38 Facts About Concorde


Concorde is a tailless aircraft design with a narrow fuselage permitting a 4-abreast seating for 92 to 128 passengers, an ogival delta wing and a droop nose for landing visibility.

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Commercial service was suspended until November 2001, and Concorde aircraft were retired in 2003 after 27 years of commercial operations.

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Concorde had considerable difficulties that led to its dismal sales performance.

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Concorde 001 made its first test flight from Toulouse on 2 March 1969, piloted by Andre Turcat, and first went supersonic on 1 October.

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The first UK-built Concorde flew from Filton to RAF Fairford on 9 April 1969, piloted by Brian Trubshaw.

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Concorde 002 followed suit on 2 June 1972 with a tour of the Middle and Far East.

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Concorde is an ogival delta winged aircraft with four Olympus engines based on those employed in the RAF's Avro Vulcan strategic bomber.

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Concorde was the first airliner to have a fly-by-wire flight-control system; the avionics system Concorde used was unique because it was the first commercial aircraft to employ hybrid circuits.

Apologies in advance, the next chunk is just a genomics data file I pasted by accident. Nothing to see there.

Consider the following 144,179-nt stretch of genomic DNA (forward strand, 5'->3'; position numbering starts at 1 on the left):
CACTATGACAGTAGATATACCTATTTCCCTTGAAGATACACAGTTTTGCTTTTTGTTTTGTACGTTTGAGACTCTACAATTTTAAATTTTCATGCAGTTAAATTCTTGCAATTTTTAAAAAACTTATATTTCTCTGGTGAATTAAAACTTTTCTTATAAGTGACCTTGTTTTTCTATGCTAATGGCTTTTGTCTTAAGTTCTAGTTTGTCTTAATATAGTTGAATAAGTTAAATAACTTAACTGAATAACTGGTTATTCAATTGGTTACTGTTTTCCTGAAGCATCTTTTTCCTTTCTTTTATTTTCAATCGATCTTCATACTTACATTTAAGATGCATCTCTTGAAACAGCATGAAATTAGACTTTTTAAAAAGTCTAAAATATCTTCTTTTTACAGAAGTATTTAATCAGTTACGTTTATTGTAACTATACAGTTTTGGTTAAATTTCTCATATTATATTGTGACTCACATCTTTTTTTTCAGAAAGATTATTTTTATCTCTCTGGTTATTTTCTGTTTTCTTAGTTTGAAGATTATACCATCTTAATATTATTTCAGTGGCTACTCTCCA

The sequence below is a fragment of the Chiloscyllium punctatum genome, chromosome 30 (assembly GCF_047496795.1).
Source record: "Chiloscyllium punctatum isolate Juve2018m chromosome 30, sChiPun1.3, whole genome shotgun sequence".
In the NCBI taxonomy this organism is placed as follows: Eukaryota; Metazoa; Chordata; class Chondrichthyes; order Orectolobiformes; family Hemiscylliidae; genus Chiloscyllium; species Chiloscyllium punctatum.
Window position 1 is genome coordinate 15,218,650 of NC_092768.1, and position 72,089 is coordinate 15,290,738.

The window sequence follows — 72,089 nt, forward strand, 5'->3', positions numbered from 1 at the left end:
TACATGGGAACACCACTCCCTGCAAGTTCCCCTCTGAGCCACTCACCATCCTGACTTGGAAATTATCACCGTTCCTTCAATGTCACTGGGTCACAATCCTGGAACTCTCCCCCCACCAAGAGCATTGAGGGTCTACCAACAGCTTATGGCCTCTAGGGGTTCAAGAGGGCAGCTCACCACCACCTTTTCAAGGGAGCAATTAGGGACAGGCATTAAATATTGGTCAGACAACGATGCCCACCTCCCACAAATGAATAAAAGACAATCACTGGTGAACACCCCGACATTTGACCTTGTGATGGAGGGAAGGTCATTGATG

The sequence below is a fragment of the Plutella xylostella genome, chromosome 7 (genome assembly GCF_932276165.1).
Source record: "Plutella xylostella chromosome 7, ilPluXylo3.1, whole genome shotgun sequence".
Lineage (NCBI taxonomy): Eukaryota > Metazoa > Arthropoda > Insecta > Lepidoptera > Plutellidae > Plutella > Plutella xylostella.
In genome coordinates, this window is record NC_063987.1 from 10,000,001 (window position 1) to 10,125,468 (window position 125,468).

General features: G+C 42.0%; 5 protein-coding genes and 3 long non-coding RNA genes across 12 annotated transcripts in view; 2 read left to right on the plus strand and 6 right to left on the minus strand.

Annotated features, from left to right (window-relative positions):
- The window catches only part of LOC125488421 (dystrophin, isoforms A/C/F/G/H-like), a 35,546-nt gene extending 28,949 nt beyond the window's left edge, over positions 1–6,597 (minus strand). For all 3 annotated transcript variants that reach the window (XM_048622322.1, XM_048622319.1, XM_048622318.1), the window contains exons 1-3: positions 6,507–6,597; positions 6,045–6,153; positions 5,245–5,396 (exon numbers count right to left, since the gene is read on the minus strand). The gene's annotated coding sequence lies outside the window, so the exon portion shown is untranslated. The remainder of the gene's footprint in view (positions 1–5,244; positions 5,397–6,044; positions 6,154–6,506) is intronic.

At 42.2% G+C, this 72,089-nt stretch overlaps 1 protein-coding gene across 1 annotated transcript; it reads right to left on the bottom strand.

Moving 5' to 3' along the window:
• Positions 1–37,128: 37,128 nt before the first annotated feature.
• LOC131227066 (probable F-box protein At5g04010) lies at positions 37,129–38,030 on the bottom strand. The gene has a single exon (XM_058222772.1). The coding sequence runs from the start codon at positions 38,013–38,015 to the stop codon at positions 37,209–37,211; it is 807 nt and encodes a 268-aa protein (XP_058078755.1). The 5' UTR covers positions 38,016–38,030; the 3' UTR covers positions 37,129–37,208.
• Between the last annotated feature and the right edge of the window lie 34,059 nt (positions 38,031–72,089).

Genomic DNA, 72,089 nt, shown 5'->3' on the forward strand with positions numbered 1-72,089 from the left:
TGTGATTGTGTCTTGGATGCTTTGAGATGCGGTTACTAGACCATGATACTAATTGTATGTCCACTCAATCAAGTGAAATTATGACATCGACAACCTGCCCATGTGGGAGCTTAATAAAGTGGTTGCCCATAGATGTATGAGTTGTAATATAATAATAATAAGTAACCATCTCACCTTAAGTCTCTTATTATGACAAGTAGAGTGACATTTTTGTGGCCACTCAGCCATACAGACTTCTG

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Concorde needed to fly long distances to be economically viable; this required high efficiency from the powerplant.

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Concorde pilots were routinely trained to handle double engine failure.

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Concorde went through two cycles of heating and cooling during a flight, first cooling down as it gained altitude, then heating up after going supersonic.

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Concorde had livery restrictions; the majority of the surface had to be covered with a highly reflective white paint to avoid overheating the aluminium structure due to heating effects from supersonic flight at Mach 2.

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Nevertheless, soon after Concorde began flying, a Concorde "B" model was designed with slightly larger fuel capacity and slightly larger wings with leading edge slats to improve aerodynamic performance at all speeds, with the objective of expanding the range to reach markets in new regions.

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Concorde's high cruising altitude meant people onboard received almost twice the flux of extraterrestrial ionising radiation as those travelling on a conventional long-haul flight.